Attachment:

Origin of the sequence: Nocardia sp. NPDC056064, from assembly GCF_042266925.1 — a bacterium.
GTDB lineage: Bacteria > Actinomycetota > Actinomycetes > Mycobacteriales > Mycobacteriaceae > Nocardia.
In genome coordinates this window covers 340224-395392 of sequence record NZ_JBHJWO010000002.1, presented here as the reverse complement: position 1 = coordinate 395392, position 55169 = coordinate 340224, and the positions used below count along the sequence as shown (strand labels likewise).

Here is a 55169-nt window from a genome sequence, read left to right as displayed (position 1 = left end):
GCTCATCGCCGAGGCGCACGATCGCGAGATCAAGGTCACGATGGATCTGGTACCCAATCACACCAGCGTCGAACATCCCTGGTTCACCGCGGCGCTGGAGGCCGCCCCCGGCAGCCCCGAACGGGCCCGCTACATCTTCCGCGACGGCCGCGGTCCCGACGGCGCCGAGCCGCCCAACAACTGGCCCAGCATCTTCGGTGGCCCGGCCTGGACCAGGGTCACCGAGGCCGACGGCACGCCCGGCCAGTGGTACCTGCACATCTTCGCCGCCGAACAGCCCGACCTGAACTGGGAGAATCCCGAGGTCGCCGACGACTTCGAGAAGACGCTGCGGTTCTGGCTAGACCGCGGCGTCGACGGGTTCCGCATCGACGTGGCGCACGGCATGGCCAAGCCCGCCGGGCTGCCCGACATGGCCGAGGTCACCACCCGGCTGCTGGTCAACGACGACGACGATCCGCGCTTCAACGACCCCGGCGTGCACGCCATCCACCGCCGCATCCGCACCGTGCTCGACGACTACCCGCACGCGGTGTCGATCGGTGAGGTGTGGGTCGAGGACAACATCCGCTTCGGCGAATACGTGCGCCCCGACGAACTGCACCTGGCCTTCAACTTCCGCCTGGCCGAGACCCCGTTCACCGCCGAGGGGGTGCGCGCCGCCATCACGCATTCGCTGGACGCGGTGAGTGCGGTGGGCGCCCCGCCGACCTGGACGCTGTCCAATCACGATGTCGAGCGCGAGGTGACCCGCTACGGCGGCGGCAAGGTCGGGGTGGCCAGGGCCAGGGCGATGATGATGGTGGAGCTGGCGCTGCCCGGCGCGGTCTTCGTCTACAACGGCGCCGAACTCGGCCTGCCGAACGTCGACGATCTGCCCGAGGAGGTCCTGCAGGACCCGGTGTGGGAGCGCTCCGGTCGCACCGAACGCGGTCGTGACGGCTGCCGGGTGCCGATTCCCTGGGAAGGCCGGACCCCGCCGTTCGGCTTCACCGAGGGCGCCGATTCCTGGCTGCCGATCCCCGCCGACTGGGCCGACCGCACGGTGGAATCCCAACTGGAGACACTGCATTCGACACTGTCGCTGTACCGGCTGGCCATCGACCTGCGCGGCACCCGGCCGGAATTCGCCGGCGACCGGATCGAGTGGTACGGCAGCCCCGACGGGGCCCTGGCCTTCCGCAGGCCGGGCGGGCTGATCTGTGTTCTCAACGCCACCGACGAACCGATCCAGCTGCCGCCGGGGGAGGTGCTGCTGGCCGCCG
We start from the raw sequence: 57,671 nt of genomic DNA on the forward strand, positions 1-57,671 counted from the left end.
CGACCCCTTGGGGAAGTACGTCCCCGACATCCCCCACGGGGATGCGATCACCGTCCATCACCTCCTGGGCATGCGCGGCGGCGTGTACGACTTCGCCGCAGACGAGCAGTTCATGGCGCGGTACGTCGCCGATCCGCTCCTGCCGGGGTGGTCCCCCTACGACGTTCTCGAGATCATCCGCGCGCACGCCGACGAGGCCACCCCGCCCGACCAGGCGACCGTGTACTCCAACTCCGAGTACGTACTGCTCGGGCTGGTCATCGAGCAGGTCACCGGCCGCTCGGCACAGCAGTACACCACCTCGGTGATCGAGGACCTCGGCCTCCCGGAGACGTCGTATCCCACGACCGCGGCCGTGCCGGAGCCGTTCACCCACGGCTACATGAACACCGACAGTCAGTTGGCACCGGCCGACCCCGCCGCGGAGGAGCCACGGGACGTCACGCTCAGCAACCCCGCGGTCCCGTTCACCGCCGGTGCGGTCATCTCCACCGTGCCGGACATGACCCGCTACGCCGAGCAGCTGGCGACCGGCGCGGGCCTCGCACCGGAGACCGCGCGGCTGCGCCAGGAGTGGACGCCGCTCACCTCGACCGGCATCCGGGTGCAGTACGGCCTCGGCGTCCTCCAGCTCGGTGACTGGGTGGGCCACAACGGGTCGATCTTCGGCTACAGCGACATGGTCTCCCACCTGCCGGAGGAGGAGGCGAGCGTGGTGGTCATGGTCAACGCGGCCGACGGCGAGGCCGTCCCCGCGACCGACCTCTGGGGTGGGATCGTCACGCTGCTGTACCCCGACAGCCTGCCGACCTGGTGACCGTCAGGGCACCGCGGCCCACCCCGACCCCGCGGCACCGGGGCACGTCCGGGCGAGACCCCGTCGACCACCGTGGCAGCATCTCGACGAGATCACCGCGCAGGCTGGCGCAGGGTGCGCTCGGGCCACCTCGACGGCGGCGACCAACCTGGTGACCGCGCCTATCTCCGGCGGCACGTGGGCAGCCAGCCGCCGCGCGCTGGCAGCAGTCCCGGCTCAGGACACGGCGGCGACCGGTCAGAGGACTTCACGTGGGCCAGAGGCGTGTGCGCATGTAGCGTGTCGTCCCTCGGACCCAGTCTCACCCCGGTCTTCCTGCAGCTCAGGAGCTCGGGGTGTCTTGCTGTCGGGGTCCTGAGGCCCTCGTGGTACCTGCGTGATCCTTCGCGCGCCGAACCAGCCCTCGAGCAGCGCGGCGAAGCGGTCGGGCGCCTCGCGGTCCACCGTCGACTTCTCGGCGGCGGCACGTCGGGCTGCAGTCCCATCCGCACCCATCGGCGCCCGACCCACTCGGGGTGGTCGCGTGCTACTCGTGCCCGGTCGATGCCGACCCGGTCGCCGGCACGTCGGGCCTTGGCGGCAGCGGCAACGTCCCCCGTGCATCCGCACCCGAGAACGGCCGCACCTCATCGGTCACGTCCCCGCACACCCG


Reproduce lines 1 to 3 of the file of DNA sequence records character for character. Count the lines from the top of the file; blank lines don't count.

Origin of the sequence: Nocardia sp. NPDC056064, from assembly GCF_042266925.1 — a bacterium.
GTDB lineage: Bacteria > Actinomycetota > Actinomycetes > Mycobacteriales > Mycobacteriaceae > Nocardia.
In genome coordinates this window covers 340224-395392 of sequence record NZ_JBHJWO010000002.1, presented here as the reverse complement: position 1 = coordinate 395392, position 55169 = coordinate 340224, and the positions used below count along the sequence as shown (strand labels likewise).